A sentence has been handed down in the first of the college admission scandal cases to reach a judge. The former sailing coach at Stanford received:
Prosecutors recommended 13 months in prison.
Several articles pointed out this person is the lease culpable of those lined up for sentencing. He did not receive any money directly.
If I read the articles correctly, the only student admitted as part of this scheme was not actually an athlete and has since been expelled. No other students were admitted.
One key point of detention is an assessment of what type of crime is present.
The pretend-to-be-an-athlete-in-a-sport-you-have-never-even-played scandal in higher education is one of many issues I have not focused on over the last year or more.
Family issues have pulled me away from blogging. Hope to start getting caught up on the massive changes taking place around us. I’ll begin with the college admissions disaster.
A large number of parents were paying Mr. William “Rick” Singer to help their children get into colleges where their kids wouldn’t otherwise gain admission.
The schemes, according to a long string of articles covered in most newspapers which I won’t link, included techniques such as:
Flow of cash was complicated, as expected. Most of the dollars went to a non-profit foundation set up by Mr. Singer. He then distributed portions of the money to college sports coaches, proctors, and other participants. Some of the payments went directly from the parents to the colleges.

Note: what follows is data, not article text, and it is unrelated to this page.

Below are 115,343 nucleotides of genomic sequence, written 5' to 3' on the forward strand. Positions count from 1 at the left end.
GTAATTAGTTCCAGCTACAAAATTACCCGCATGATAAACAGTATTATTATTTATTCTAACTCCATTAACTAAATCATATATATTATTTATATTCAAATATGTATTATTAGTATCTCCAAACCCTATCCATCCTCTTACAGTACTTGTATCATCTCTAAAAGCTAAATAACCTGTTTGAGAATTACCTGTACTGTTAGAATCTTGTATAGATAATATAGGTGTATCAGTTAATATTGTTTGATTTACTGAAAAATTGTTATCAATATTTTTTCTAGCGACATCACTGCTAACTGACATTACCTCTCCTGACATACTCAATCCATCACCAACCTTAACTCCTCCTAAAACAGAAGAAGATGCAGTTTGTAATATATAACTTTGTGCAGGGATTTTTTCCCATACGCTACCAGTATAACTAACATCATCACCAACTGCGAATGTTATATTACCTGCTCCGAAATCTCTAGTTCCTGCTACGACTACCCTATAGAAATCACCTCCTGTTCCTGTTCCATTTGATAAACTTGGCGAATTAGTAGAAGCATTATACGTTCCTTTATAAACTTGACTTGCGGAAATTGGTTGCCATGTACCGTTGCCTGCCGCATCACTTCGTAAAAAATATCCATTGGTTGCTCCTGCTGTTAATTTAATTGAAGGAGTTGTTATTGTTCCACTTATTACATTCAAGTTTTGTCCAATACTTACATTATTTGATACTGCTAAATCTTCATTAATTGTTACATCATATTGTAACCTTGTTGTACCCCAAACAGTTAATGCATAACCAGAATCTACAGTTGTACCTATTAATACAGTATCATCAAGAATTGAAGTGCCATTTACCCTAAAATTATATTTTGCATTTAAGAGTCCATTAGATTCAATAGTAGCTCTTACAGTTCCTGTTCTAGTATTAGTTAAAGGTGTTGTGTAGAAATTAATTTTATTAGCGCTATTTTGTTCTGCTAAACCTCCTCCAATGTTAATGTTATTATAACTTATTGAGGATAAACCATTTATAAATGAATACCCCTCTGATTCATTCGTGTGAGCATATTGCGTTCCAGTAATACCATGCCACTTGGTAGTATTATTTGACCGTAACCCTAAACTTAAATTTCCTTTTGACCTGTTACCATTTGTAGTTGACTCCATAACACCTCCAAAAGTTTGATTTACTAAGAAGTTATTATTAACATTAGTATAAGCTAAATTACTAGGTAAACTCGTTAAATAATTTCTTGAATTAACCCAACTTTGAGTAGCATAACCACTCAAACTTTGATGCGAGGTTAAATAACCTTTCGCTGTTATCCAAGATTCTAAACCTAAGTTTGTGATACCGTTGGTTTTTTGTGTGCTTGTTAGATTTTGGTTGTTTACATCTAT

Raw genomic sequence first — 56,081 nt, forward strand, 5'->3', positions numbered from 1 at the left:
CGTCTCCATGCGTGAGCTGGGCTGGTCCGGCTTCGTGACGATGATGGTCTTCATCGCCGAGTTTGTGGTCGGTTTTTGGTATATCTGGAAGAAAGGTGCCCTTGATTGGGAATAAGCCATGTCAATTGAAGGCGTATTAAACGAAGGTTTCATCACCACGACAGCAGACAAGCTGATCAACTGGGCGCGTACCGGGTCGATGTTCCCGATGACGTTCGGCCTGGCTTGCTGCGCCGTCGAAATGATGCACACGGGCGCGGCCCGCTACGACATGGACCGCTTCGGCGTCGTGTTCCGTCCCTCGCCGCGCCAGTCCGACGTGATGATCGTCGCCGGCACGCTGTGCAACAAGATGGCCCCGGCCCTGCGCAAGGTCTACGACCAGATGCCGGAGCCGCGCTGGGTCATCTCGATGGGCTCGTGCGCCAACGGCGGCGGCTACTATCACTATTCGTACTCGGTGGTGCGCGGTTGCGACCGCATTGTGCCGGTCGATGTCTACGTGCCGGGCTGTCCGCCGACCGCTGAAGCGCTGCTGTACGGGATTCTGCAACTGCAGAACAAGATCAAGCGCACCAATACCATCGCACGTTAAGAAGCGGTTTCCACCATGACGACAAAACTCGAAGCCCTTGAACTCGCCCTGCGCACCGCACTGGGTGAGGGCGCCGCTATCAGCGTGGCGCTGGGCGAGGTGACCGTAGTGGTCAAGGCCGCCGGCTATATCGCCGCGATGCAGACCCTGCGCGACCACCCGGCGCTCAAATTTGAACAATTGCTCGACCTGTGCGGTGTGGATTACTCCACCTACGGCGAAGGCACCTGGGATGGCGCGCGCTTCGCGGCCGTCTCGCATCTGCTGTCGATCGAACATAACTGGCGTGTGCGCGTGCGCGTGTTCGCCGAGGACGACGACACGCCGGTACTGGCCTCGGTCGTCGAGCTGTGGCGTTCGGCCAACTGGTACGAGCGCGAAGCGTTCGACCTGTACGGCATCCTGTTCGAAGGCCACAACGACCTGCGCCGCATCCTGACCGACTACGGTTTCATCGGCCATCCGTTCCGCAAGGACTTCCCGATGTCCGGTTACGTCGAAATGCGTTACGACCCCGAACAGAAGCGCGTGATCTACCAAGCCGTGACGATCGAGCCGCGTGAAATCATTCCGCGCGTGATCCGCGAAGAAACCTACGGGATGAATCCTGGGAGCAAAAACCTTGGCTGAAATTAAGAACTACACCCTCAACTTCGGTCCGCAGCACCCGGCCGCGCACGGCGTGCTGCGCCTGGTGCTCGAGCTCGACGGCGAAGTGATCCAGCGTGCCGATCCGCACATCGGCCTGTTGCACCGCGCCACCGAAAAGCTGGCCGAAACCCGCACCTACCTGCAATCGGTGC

Oh, by making those payments to a charity, the payments became tax deductible. So there is also a tax fraud angle for all the involved parents to ponder. You can easily guess someone from IRS Criminal Investigations is involved in each of the cases.
A 1983 deserter from the U.S. Air Force was arrested in 2018 and has now been tried and sentenced.
I was advised today by the Air Force Office of Special Investigation that the now-former officer has been tried and dismissed from the service. I’m working to find out the results of his trial and his current status. As more details are learned, updates will be posted.
Back in July 1983, while the Cold War was still running, USAF Captain William Howard Hughes Jr. deserted after returning to Albuquerque from a TDY in Europe. He did not report to his duty station on August 1, 1983.
He was last seen making 19 withdraws from his bank account totaling $28,500. That may have been around a year’s gross salary at the time. Would have allowed him to run and hide for a while as he worked on his new identity. His car was abandoned at the Albuquerque airport.
For our freedom, I offer up a humble thank you to all who have gone before standing endless watch, slogging through the jungle mud, freezing in a foxhole, shooting Nazis with a machine gun at 30,000 feet, doing yet another round of dreary maintenance, brought home a life-long injury, or paying the ultimate price fighting to defeat the Confederacy.
Because of millions who did what had to be done, I can say what I wish without fear of being thrown in jail.
It seems so insufficient, but I’ll say it anyway – – Thanks.
“It is the soldier, not the reporter,
who has given us freedom of the press.
It is the soldier, not the poet,
who has given us freedom of speech.
It is the soldier, not the campus organizer,
who has given us the freedom to demonstrate.
It is the soldier, who salutes the flag, who serves beneath the flag and whose coffin is draped by the flag,
who allows the protester to burn the flag.”